Troy: No, never sewed a stitch. I was trying to source a fabricator, but no one would take it on. My wife, Catherine, said “you can do it yourself”, and then she helped me out with the purple raincoat and I figured out the rest. I was really nervous about it, but I’m so glad it happened this way, because no one could stand up to the level of detail I expect and I’d be broke by now, for sure! To answer the question about expecting them to be great – I expected them to look like Prince’s clothes on a ⅙ scale, period. I sort of expect everything I make to be seemless, so to speak.
Ron: Are you planning any other additions to LPP? If so could you elaborate on them?
Troy: I’ve been planning a beautiful photo book that I’m trying to find a publisher for. That’s job one. I’ve got a vault of my own with A LOT of images and eras that no one has seen that I’m saving for the book. Before that idea came about, I had planned to make an Apollonia and start filming scenes from Purple Rain – which is the ULTIMATE goal – to remake Purple Rain. I’d love to expand on this project and collaborate with filmmakers and fellow artists to make this happen at some point. Would that be cool, or what?
Ron: Whats your favorite Prince record? bootleg?
Troy: Oh man – I love and hate this question. There are just SO MANY. I have to say Erotic City is my number one cut, while album is a toss up between Dirty Mind and Sign o’ the Times, but I’ve been wearing out Come and The Gold Experience lately. Bootleg? What’s that? I’m pretty keen on a Sign o’ the Times warm up show video a pal hipped me to recently.
Ron: If you ever met Prince, what would you want to talk about?
Troy: Women. o(;-]}
Seriously, I’d probably be tongue-tied, so I’d let him steer the conversation to start with, but then…Art (including music as well as visual), the concept of immortality, the internet age, and women.
Ron: Growing up, what kind of influence did Prince have on you as an artist?
Troy: The most profound influence. He taught me that it’s cool to be different, to experiment and to create whatever your spirit moves you to make. But also, while taking those new paths, to be bold, to master those paths, to make it look easy. I wasn’t a musician, but I was always an artist, and Prince’s musical virtuosity has always inspired me to be the best I can be at whatever I choose to do artistically. His ability to defy categorization and labeling has had an enormous impact on me and my work as well, and his eclecticism showed me that I didn’t have to stick to one thing, one style, one type of art – that it was ok to explore as many ideas and ways of expressing myself as I saw fit. And I do. He’s been the single biggest influence on my life and work.
Ron: Does LPP get fanmail? if so, what was one of the most interesting one?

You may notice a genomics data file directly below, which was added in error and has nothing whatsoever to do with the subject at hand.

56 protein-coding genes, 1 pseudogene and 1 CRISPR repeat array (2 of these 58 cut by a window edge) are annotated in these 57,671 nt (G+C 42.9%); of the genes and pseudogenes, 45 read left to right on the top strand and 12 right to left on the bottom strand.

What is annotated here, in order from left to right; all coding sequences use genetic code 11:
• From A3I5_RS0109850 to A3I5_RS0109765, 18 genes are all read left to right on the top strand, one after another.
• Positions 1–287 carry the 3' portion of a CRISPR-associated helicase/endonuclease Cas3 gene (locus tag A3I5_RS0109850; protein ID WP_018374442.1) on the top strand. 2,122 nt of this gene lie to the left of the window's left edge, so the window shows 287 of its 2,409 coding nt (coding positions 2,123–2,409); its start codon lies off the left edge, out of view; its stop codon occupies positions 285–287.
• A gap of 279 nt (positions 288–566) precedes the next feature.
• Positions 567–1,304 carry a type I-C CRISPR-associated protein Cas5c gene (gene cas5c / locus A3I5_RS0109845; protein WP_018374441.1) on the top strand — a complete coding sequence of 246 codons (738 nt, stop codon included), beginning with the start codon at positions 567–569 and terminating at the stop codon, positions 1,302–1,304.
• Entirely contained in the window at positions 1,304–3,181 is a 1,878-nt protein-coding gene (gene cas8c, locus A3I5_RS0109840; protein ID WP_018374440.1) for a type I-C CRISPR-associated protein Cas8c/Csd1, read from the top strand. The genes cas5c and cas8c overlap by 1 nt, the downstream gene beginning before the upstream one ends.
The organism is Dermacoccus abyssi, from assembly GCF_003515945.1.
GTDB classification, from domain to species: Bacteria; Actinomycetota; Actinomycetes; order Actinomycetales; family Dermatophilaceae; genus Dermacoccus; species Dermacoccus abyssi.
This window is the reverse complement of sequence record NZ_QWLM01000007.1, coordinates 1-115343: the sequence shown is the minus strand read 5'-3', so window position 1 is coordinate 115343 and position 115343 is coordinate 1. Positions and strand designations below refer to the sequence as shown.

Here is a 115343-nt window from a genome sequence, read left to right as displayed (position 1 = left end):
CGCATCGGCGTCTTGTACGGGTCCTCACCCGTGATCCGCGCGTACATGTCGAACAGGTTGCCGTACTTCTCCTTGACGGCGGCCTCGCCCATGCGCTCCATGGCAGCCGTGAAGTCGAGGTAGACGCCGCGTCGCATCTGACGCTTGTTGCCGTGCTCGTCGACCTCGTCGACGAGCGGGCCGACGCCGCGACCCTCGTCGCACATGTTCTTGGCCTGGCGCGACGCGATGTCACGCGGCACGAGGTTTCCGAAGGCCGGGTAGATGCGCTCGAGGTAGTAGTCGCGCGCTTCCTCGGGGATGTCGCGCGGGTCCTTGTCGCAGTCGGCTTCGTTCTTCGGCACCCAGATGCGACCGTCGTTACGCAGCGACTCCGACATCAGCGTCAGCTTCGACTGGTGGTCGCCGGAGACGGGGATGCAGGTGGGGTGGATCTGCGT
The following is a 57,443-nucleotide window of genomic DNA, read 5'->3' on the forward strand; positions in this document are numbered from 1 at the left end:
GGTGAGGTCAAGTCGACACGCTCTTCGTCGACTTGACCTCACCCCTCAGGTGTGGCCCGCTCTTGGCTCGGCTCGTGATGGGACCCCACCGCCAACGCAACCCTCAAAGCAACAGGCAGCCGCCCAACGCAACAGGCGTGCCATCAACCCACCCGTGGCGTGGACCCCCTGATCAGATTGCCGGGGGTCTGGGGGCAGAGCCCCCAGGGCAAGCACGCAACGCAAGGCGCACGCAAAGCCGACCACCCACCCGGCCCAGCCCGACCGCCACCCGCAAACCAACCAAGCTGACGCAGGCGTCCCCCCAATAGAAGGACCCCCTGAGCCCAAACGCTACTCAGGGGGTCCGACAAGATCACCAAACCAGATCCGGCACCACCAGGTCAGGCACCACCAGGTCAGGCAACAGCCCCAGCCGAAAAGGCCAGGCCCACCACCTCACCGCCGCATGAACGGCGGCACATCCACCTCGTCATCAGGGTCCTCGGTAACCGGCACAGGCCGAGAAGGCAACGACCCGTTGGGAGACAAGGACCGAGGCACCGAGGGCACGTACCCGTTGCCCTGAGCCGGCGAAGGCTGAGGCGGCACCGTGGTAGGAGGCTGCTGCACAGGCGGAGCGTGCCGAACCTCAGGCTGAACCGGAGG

Troy: I get LPP fanmail all the time, and Fb posts, and Twitter posts. The most interesting are the marriage proposals…to the doll. YOU KNOW WHO YOU ARE! o(;-]}
Ron: Which era/look of Prince’s do you like the most? least?
Troy: Hmmm…I’m sorta diggin’ the present day looks with the futuristic printed tunics and such – I kinda feel like I could work some of that myself. Otherwise, I loved the cartoonish outrageousness of the Lovesexy era. Least favorite? The Starter jacketed, goateed, psuedo jock Prince of the Emancipation era. But that’s just me – I like him funky and a little crazy.
Ron: Can you elaborate on some other ways you want to get LPP out to larger audiences?
Troy: I’m really dying to have an exhibition in an amazing visual art space (or spaces) with all the work in photo form on the walls, with vitrines holding the sets and props and wardrobe, and with LPP himself spinning amid stage fog and concert lights behind velvet ropes. I think it would be a fantastic experience for the viewer. I think it’s hard not to smile when you look at this project, and that’s what a show would bring – big smiles. I’d love to be able to bring a show like this to different cities for a month or two at a time. Also, a big book release, subsequent talk show appearances, Prince commissioning LPP album cover art, the works. I dream big.
Ron: Have you ever thought about doing anything similar to LPP with another individual/character?
Troy: I have, but if I do it, it won’t be for quite a while. I wouldn’t want to take anything away from LPP, and there really is no one that holds the weight of influence on me that Prince has, so it wouldn’t make sense to try and recreate this project with another entity. Having said that, I’d love to make a little Bowie someday. He’s a big influence.
Ron: You made the one and only little Prince doll, right? how long did that take?
Troy: *Hold up 4 fingers
Just kiddin’ – to sculpt the head and acquire and paint and assemble and hair up – about a week or so.
Ron: Did you ever think about making more than one doll?
Troy: Not until I started getting bombarded with requests. But until I get Prince’s consent, I can’t and won’t do it. Plus, it makes conceptual sense for the project that there is one and only one Le Petit Prince, just as there is one and only Prince.
Ron: What does Le Petit Prince do on a daily basis? (where is the doll?)
Troy: Oh, you know, he chills, gazes in the mirror, decides what to wear, what to wear *next*. When he’s not getting his hair did or posing for photos, he stands on a pedestal in the corner of our living room, looking funky as hell.
Ron: What’s next from Troy Gua? What can your fans expect from you in the future?
Troy: Well, I want to spend the next couple of months filling in gaps and completing and shooting certain looks and eras to complete the book project. After that, we’ll see – I think LPP will take a sabattical. I need to make work for an upcoming solo show in Cleveland next spring and concentrate on getting my work into other markets – I’ve got a ton of different work that I need to get out into the world and spread to the four winds.
Check out this mini documentary, which is an approximately two hour time lapse video of the creation of a 1/6 scale version of Prince’s outfit from his performance of ‘Hot Thing’ in the 1987 ‘Sign o’ the Times’ concert film for artist Troy Gua’s sculptural doll tribute project, ‘Le Petit Prince’.